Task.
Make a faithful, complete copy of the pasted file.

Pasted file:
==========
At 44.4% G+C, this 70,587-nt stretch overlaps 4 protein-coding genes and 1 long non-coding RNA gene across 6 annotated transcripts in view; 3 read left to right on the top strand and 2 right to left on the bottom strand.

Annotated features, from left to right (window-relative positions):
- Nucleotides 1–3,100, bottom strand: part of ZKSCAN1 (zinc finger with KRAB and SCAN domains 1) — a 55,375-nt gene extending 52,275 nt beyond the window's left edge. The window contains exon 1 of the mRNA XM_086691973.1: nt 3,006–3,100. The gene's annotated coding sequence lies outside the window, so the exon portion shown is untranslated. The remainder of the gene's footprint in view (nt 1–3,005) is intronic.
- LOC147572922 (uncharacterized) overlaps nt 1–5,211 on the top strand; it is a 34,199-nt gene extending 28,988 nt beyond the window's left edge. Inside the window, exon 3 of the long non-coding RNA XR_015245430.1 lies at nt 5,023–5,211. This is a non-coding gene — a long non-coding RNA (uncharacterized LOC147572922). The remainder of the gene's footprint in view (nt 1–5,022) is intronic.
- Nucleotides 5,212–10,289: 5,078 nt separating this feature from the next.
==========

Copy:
At 44.4% G+C, this 70,587-nt stretch overlaps 4 protein-coding genes and 1 long non-coding RNA gene across 6 annotated transcripts in view; 3 read left to right on the top strand and 2 right to left on the bottom strand.

Annotated features, from left to right (window-relative positions):
- Nucleotides 1–3,100, bottom strand: part of ZKSCAN1 (zinc finger with KRAB and SCAN domains 1) — a 55,375-nt gene extending 52,275 nt beyond the window's left edge. The window contains exon 1 of the mRNA XM_086691973.1: nt 3,006–3,100. The gene's annotated coding sequence lies outside the window, so the exon portion shown is untranslated. The remainder of the gene's footprint in view (nt 1–3,005) is intronic.
- LOC147572922 (uncharacterized) overlaps nt 1–5,211 on the top strand; it is a 34,199-nt gene extending 28,988 nt beyond the window's left edge. Inside the window, exon 3 of the long non-coding RNA XR_015245430.1 lies at nt 5,023–5,211. This is a non-coding gene — a long non-coding RNA (uncharacterized LOC147572922). The remainder of the gene's footprint in view (nt 1–5,022) is intronic.
- Nucleotides 5,212–10,289: 5,078 nt separating this feature from the next.